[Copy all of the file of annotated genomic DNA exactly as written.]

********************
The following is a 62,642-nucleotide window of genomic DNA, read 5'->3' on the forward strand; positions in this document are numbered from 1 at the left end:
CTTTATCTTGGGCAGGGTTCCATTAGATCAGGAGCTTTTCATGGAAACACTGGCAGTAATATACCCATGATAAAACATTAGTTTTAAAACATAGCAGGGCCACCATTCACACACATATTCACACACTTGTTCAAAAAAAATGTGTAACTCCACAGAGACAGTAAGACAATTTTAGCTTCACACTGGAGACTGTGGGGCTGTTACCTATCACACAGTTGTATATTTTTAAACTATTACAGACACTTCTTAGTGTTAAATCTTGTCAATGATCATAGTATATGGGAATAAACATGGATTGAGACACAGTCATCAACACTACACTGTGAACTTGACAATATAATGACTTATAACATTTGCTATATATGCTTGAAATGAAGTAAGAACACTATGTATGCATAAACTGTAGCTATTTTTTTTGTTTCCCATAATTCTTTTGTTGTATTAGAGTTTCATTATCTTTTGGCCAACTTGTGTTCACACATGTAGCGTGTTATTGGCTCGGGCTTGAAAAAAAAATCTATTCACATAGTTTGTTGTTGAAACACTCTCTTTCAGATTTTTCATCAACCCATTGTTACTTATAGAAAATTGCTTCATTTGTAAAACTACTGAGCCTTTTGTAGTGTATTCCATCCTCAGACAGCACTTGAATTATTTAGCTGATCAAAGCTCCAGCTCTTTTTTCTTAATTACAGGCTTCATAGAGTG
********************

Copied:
The following is a 62,642-nucleotide window of genomic DNA, read 5'->3' on the forward strand; positions in this document are numbered from 1 at the left end:
CTTTATCTTGGGCAGGGTTCCATTAGATCAGGAGCTTTTCATGGAAACACTGGCAGTAATATACCCATGATAAAACATTAGTTTTAAAACATAGCAGGGCCACCATTCACACACATATTCACACACTTGTTCAAAAAAAATGTGTAACTCCACAGAGACAGTAAGACAATTTTAGCTTCACACTGGAGACTGTGGGGCTGTTACCTATCACACAGTTGTATATTTTTAAACTATTACAGACACTTCTTAGTGTTAAATCTTGTCAATGATCATAGTATATGGGAATAAACATGGATTGAGACACAGTCATCAACACTACACTGTGAACTTGACAATATAATGACTTATAACATTTGCTATATATGCTTGAAATGAAGTAAGAACACTATGTATGCATAAACTGTAGCTATTTTTTTTGTTTCCCATAATTCTTTTGTTGTATTAGAGTTTCATTATCTTTTGGCCAACTTGTGTTCACACATGTAGCGTGTTATTGGCTCGGGCTTGAAAAAAAAATCTATTCACATAGTTTGTTGTTGAAACACTCTCTTTCAGATTTTTCATCAACCCATTGTTACTTATAGAAAATTGCTTCATTTGTAAAACTACTGAGCCTTTTGTAGTGTATTCCATCCTCAGACAGCACTTGAATTATTTAGCTGATCAAAGCTCCAGCTCTTTTTTCTTAATTACAGGCTTCATAGAGTG